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This Week In Trade

UK lawmakers vote on Brexit deal; U.S. Chamber opposes WH tariff bill

Posted: January 14, 2019

British Prime Minister Theresa May’s Brexit deal is slated to be taken up on Tuesday by Parliament, while the U.S. Chamber of Commerce is urging lawmakers against supporting potential legislation that would give President Trump broader authority to raise tariffs.

U.S. officials have said May’s proposed terms of the UK’s departure from the European Union would make a deal between the U.S. and UK “unlikely.” The proposed deal would keep the UK in the EU’s customs union until December 2020, with the possibility of remaining past that date if the two sides are unable to reach a trade agreement.

The intent of that deal is to ensure that a hard border does not become necessary between Ireland and Northern Ireland. But hardline Brexiters in the UK see the deal as insufficiently fulfilling the mandate to fully leave the EU -- and the U.S. fears it will keep the UK tethered to an onerous regulatory system that is not science-based.

Last October the Office of the U.S. Trade Representative notified Congress of its intent to negotiate a trade deal with the UK, but formal negotiations cannot begin until the UK breaks from the economic bloc. The deadline for that break is March 29. But if the UK remains in the EU’s customs union, it would not be able to implement any free trade agreement it negotiates, according to EU rules.

Parliament is not expected to approve May’s deal on Tuesday because of concerns over the so-called “backstop” that would leave the UK in the EU’s custom union until a trade deal is reached. European Council President Donald Tusk and EU Commission President Jean-Claude Juncker sought to assuage the fears of many in Parliament ahead of the vote.

“The European Council also said that, if the backstop were nevertheless to be triggered, it would only apply temporarily, unless and until it is superseded by a subsequent agreement that ensures that a hard border is avoided, and that the European Union, in such a case, would use its best endeavours to negotiate and conclude expeditiously a subsequent agreement that would replace the backstop, and would expect the same of the United Kingdom, so that the backstop would only be in place for as long as strictly necessary,” the two leaders wrote in a Jan. 14 letter to May.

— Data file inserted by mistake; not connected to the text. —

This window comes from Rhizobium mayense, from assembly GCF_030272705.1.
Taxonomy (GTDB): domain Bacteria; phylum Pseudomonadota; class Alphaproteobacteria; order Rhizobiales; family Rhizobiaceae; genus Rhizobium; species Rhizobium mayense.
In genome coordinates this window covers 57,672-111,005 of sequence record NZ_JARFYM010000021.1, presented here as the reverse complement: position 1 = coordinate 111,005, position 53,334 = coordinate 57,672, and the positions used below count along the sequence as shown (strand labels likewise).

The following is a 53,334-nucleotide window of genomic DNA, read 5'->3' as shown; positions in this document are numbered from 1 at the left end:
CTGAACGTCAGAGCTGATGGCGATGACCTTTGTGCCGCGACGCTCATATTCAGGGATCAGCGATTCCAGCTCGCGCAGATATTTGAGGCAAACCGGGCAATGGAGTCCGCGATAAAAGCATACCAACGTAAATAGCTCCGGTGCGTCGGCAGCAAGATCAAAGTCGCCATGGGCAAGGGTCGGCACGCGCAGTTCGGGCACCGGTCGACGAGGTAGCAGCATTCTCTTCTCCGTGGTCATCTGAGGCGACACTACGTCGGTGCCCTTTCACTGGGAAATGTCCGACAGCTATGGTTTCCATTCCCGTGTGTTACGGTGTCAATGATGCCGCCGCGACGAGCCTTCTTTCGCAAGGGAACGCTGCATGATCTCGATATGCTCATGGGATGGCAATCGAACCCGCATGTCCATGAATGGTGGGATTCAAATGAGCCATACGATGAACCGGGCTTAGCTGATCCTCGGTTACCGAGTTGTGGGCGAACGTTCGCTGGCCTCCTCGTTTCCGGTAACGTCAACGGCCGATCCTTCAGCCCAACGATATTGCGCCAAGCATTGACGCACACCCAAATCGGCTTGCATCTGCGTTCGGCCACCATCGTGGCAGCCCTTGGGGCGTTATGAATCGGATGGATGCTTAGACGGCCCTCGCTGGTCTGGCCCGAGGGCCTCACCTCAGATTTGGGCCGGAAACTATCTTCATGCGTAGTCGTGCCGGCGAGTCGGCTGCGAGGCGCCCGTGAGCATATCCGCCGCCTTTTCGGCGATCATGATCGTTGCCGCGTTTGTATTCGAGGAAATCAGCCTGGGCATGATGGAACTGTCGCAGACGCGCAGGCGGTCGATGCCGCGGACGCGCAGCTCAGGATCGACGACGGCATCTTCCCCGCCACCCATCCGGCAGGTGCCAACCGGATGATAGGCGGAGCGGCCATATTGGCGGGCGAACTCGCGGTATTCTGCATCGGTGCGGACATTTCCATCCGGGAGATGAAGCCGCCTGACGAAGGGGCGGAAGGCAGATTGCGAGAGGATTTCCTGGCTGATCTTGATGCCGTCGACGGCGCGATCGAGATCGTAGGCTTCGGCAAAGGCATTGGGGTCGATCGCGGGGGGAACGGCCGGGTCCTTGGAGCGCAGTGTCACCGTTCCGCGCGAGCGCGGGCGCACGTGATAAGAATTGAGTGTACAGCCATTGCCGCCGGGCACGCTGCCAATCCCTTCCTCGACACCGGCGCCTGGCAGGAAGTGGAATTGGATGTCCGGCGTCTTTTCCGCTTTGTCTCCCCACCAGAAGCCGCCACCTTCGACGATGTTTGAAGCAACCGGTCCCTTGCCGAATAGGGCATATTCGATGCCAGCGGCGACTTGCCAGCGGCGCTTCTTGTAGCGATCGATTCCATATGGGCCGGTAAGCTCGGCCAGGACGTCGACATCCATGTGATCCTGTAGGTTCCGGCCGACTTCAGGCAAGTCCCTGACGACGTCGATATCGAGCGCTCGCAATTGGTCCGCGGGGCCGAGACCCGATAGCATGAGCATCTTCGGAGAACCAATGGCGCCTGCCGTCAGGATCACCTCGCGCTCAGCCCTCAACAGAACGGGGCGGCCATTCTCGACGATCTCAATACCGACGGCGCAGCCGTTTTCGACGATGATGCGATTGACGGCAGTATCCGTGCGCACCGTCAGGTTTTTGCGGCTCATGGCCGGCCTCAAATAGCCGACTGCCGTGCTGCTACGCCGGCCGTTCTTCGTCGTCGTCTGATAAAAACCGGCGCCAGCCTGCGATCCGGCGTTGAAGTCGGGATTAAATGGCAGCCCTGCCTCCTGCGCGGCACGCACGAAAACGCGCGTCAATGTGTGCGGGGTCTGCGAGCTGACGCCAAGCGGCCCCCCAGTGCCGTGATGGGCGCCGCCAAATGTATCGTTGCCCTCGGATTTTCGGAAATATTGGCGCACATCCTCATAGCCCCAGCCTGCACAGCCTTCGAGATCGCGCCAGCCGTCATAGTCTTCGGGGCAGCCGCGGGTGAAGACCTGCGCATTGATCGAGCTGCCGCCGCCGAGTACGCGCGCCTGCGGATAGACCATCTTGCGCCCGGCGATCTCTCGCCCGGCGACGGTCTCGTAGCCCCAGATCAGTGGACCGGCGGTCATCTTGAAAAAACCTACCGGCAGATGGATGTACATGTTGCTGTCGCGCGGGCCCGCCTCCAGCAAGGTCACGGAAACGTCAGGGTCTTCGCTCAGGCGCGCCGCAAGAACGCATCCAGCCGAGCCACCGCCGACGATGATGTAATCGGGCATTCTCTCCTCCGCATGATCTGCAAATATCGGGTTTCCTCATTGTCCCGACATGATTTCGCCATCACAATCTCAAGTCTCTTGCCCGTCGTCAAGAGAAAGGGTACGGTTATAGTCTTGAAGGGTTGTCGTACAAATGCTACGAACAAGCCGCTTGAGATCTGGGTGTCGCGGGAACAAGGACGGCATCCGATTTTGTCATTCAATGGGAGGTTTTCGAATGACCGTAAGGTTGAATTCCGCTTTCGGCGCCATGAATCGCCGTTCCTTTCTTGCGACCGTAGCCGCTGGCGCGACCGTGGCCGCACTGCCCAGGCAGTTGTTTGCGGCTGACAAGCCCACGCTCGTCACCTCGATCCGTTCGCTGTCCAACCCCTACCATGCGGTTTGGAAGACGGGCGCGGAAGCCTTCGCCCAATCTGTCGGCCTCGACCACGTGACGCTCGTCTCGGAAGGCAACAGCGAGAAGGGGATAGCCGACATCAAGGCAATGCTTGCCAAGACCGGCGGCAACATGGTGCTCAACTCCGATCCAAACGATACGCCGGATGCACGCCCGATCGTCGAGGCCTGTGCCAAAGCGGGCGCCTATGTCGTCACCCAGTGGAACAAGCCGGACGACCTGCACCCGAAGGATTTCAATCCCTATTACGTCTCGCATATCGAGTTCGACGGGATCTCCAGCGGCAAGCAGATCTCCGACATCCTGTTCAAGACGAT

Tusk and Juncker said they would be able to sign a withdrawal agreement as soon as the UK Parliament approved it. The deal would also be subject to approval by the European Parliament.

In related news, the European Parliament on Wednesday is scheduled to vote on the reapportionment of the EU’s tariff-rate quotas following the UK’s exit from the union.

Rep. Sean Duffy (R-WI) could soon introduce the “United States Reciprocal Trade Act,” according to the U.S. Chamber of Commerce. On Friday, Neil Bradley, the Chamber’s executive vice president and chief policy officer, wrote a letter to members of the House opposing the legislation because it would give the president broader authority to raise tariffs.

“The bill would effectively give the President unilateral authority to increase U.S. tariffs on imports from any foreign country,” Bradley said. “The harm to Americans would be immediate: Tariffs are taxes, and they are paid by American families and American businesses.”

According to Bradley, the bill ignores U.S. World Trade Organization obligations, would invite increased retaliation against U.S. goods, and raises constitutional questions.